I have the great honor to portray George Washington at Colonial Williamsburg. Washington was already being hoisted onto his pedestal while he was still alive—a circumstance that I am sure made him a little uncomfortable.
To me, the truth is so much more interesting than the myth. Certainly, he was a remarkable man, but he was still a man—a man who had no more ability to predetermine the future than any of the rest of us, and who, uncertain of success, risked everything for what he thought was right.
The greatest minefield regarding portraying Washington is his faith. Today there exists a cultural war between fundamentalist Christians and secular humanists, each trying to claim George Washington as their own.
Washington’s religion is of great interest to me, and I have read many of the arguments that both sides have made. I don’t intend to get involved in the debate here. I bring it up instead as an example of Washington’s opinions regarding the private and public. This modern controversy exists because Washington didn’t believe that his personal faith was anyone’s business save his and his Creator’s.
Freeman Tilden reminds us that our job is NOT to teach; it is rather to provoke. Besides, what is the more important answer? Certainly if someone asks a character to identify his faith, and he states Church of England, an answer has been given and the visitor has been taught. I think, however, that it is far more powerful if that character instead speaks of his reluctance to answer such a personal question, or speaks to his support for the freedom of conscience. In either version, the visitor has been taught, but the second approach is far more thought-provoking.
Must. Not. Smile.
Another challenge to portraying Washington is his stoic and aloof nature. Many historians blame his poorly-fitting dentures for his apparent lack of humor. His own writing, however, suggests that it had more to do with his study of Seneca, who taught that men in public life should avoid displays of humor and frivolousness. Regardless of the reason, it does take away one of the most common and useful tools that any interpreter relies upon to help make the visitor feel welcome and at ease: the simple smile.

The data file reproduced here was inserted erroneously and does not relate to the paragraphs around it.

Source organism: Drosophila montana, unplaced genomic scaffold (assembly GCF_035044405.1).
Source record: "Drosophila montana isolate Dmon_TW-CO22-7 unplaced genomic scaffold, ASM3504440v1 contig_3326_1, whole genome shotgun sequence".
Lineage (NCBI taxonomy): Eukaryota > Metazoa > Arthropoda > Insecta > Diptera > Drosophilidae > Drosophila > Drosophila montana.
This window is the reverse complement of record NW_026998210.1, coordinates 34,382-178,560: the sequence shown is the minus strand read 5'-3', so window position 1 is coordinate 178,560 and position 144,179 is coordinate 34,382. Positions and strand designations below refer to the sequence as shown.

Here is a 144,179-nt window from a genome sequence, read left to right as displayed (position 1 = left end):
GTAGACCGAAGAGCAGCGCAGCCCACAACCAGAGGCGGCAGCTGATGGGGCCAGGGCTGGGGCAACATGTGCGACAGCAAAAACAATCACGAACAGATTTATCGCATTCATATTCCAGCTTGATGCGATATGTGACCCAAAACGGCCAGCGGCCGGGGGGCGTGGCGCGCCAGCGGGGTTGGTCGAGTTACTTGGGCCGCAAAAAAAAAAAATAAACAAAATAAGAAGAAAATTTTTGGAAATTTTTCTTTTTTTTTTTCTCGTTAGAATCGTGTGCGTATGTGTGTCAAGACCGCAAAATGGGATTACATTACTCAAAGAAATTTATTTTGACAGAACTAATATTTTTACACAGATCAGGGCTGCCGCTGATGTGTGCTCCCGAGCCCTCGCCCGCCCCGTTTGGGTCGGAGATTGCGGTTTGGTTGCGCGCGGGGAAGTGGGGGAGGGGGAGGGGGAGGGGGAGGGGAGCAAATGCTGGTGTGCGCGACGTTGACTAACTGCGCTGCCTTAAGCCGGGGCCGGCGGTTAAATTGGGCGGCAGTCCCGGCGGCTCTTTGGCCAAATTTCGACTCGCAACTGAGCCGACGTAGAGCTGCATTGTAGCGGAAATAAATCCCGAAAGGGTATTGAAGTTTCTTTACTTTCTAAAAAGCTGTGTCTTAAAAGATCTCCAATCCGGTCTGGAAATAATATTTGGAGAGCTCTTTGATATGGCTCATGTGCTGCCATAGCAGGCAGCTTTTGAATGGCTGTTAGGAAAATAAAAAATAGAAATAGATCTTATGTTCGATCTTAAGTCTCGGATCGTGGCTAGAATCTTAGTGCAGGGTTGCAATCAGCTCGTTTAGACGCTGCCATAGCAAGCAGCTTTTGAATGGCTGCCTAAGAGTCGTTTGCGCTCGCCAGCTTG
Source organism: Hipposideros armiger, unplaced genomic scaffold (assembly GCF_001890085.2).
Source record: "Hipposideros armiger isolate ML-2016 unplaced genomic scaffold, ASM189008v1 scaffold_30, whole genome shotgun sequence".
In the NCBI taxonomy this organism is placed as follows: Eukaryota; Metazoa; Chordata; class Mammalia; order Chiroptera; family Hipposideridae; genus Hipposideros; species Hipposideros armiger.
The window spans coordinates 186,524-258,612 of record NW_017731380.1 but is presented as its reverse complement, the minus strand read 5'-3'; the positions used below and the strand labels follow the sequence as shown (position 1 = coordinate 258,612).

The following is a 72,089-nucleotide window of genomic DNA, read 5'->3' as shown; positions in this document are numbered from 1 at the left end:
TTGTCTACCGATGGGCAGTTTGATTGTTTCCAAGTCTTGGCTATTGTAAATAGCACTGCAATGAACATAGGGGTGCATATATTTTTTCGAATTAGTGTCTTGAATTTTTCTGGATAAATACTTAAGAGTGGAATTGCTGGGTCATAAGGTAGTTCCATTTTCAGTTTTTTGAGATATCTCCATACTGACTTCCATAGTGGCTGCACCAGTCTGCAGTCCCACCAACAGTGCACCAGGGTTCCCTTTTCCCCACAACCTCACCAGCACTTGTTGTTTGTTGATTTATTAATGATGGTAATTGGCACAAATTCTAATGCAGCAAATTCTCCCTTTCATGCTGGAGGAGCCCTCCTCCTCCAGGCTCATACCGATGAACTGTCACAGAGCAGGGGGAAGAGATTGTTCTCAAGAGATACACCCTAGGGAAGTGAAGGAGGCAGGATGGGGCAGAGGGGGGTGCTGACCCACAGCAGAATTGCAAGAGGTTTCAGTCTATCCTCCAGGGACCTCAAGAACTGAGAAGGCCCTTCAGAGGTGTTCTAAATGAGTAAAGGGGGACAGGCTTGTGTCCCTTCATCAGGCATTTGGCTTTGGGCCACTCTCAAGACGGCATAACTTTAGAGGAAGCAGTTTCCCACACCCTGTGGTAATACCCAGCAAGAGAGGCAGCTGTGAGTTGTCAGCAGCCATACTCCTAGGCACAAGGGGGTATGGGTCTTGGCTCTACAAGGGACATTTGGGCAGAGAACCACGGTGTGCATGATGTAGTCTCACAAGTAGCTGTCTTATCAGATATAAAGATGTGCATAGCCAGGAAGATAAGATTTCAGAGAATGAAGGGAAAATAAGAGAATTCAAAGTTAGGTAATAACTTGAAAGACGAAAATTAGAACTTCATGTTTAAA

This is another occasion where loyalty to character, whether myth or reality, can be a dangerous challenge. In fact, I consider this my greatest weakness. It is important to me that I preserve this stoic nature in my interpretation. I know that it is important to some of my visitors as well. I have received a letter complaining that I smiled as Washington! Still, a serious and aloof nature can often appear to the visitor as the interpreter being rude, arrogant or mean. In fact, some people made all of these complaints regarding Washington as well, though I believe as the interpreter, that this was a misunderstanding of his nature.
Author Ron Carnegie as George Washington
So… How Do You Do It?
In presenting Washington, I try to reach a balance. Mostly, this is between his public and private personas. Understanding that he maintained a strong divide between these realms is very important in understanding what sort of man Washington really was. I do not treat my audience as close confidants. Washington had very few, and I like people to understand that. I state clearly that I won’t take questions regarding private or personal matters. I do, however, take them more into my confidence than Washington probably would.
This is an excerpt of an article that first appeared as: Ron Carnegie, “The Dictates of Conscience: Loyalty to Character in First Person Interpretation” in Diane L. Gallinger, ed., Proceedings of the 2008 ALHFAM Conference & Annual Meeting, 187-190.